4. This, I think, will often be the means of saving lives.

5. Owing to the urgency of the situation, I have taken this liberty without first consulting the chief surgeon and am writing to ascertain if this meets your approbation.

Major Ream was one of the first medical officers of the United States Army to be designated as a flight surgeon. He was the first flight surgeon to be placed on a flying status. He was killed in an airplane crash at Eppingham, Ill., on August 24, 1918, while on duty with the Middle West flying tour. Ream Field, Houston, Tex., was named in his honor by the Director of Military Aeronautics in September, 1918.7

At Ellington Field, Houston, Tex., the first airplane ambulance was commissioned about April 1, 1918, having been constructed on the plans of the first airplane ambulance at Gerstner Field.8 An improved type was soon designed and was commissioned on July 6, 1918. This was the first plane to use the standard United States Army litter. The commanding officer of the field at that time made the following report upon the work of the airplane ambulance at that station:8

The first airplane ambulance was put into commission at Ellington Field about April 1, 1918 . This ambulance was made out of a JN-4D with a Curtis OX-5 engine. Later, when the Signal Corps at San Leon started operation, this airplane ambulance was sent to San Leon and a new airplane ambulance was made out of a JN-4H. The new one was completed and put into commission about July 6, 1918. This ambulance was used a great deal at Ellington Field. San Leon, the gunners' school, was about 17 miles from the main field, and all instruction in aerial gunnery was carried on at San Leon. A great number of crashes occurred at San Leon, and in each instance the injured flyers were transported to the hospital at the main field by means of the airplane ambulance. By bringing the men up in an airplane ambulance the actual time consumed in transportation was about 15 minutes. Had it been necessary to transport these men in a motor ambulance, it would have taken an hour and one-half. Thus it was plain that a great deal of time and possibly lives were saved by using the airplane ambulance.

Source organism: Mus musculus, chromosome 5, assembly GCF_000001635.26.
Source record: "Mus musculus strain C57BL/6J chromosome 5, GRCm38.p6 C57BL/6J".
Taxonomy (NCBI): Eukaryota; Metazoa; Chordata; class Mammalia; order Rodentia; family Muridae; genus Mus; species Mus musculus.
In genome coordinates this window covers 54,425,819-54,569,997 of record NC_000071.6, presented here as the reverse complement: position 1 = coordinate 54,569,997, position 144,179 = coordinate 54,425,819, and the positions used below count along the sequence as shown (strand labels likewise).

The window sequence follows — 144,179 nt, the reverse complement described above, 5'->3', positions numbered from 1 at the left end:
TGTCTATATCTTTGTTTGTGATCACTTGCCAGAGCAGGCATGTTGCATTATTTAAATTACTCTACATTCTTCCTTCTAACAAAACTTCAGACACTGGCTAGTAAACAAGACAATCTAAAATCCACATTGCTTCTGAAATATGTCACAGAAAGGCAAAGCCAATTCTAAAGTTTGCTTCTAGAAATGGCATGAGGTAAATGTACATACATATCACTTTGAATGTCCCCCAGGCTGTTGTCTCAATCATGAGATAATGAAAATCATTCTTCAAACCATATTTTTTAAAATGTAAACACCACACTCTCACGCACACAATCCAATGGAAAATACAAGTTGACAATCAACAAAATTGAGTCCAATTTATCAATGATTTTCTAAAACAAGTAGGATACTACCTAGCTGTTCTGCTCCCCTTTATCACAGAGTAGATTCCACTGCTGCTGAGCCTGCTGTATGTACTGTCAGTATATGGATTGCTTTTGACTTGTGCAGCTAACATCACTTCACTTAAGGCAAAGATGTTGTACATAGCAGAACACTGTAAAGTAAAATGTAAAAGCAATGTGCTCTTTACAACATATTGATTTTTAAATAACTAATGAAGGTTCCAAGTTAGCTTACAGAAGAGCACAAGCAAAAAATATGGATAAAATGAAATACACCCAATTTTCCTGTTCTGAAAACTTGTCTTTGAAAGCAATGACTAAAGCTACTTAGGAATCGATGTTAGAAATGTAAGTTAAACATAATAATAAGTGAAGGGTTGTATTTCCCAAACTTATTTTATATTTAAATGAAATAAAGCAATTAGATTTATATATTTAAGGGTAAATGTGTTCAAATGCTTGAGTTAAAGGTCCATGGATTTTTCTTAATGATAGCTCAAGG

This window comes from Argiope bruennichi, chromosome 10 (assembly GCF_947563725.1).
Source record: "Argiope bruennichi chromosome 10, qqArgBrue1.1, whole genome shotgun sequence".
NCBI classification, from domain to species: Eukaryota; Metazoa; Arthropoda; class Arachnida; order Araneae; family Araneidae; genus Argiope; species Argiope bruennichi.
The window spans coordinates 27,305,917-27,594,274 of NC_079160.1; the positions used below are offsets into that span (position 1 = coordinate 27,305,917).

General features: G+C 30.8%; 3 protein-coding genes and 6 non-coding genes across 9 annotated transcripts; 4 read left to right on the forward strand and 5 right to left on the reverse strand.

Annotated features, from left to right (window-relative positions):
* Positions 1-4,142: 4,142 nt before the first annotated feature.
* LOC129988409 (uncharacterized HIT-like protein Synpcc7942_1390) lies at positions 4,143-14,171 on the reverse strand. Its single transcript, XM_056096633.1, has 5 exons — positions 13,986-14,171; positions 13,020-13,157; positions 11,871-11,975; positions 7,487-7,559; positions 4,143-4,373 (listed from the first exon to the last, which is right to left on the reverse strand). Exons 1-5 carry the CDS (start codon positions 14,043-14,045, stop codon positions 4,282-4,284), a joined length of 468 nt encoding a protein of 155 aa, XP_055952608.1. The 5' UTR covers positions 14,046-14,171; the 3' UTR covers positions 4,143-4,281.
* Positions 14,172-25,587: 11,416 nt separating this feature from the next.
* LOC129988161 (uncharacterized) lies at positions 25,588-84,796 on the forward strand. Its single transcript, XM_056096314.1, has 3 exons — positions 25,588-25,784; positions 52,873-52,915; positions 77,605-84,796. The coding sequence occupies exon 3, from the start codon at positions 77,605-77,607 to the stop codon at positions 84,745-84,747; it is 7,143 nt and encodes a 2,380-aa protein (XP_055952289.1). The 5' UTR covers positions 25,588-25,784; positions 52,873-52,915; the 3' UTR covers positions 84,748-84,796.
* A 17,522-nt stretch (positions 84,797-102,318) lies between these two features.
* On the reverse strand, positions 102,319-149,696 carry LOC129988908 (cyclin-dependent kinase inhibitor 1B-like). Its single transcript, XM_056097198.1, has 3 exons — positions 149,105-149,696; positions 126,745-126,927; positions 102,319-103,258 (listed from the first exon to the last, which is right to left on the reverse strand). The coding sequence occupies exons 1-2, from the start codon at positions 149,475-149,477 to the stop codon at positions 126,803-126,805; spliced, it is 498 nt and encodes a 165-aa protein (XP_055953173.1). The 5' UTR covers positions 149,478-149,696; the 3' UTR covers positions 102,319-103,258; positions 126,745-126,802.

Several instances occurred where men crashed when out on a cross-country trip at distances varying from 50 to 150 miles from the field. Upon telephonic notification the airplane ambulance was sent to the scene of the crash and the injured flyers were brought in with ease and comfort; whereas, to have brought some of these injured men in by motor ambulance would have meant their death from shock and discomfort because of the seriousness of their injuries. One particular instance is recalled where five planes crashed in a hurricane at Brenham , Tex. In this case it would have taken a motor ambulance at least a day to make the return trip over very bad country roads; whereas the two injured flyers were safely in bed in the Ellington Field Hospital two hours


after the crash, by use of the airplane ambulance. So much use was made of the airplane ambulance at Ellington Field that we considered it as necessary to have the airplane ambulance in condition as we did to have the motor ambulance in condition.

The surgeon of Ellington Field submitted the following report on September 30, 1918:9

Lieut. C. E. _______  suffered a fracture of the left leg, tibia and fibula, and contusion of the face and head, following an airplane crash at Brenham , Tex. , September 27, 1918. He was immediately taken to the local hospital, where splints were applied to the leg and the contusions dressed. 

On the following day, ambulance ship, Curtis H, left Ellington Field at 1.30 p. m., with pilot and medical officer, and arrived at Brenham at 3.15 p. m., making the 90 miles in 1 hour 45 minutes, due to adverse winds. On the return trip, left Brenham at 5.50 p. m., and arrived at Ellington Field at 6.45 p. m., making the trip in 55 minutes, with a favoring wind.

The patient stated that he felt the take off and landing very slightly. The trip across was very smooth, so much so that he almost went to sleep. The loading and unloading did not bother him at all. The difference between the ease and lack of jarring in the ship and ambulance carrying him to the ship was very marked.

In April, 1918, the surgeon at Gerstner Field became interested in transporting patients by airplane ambulance, and substituted an adjustable reclining

FIG. 142.-JN-4H airplane ambulance approaching scene of accident, Ellington Field

chair for the litter, in order that the patient might be placed either in a sitting or reclining position.4 This device, however, did not prove to be satisfactory.

In August, 1918, the surgeon at Eberts Field, Ark., devised a very useful form of litter to be used in the airplane ambulance at his station. This litter consisted of a frame, made of iron pipe, about 6 feet in length, constructed in such a way that each leg of the patient had a separate frame for splinting purposes. Canvas was laced to this frame, and broad canvas straps were provided to firmly fix all parts of the patient's body to the litter.1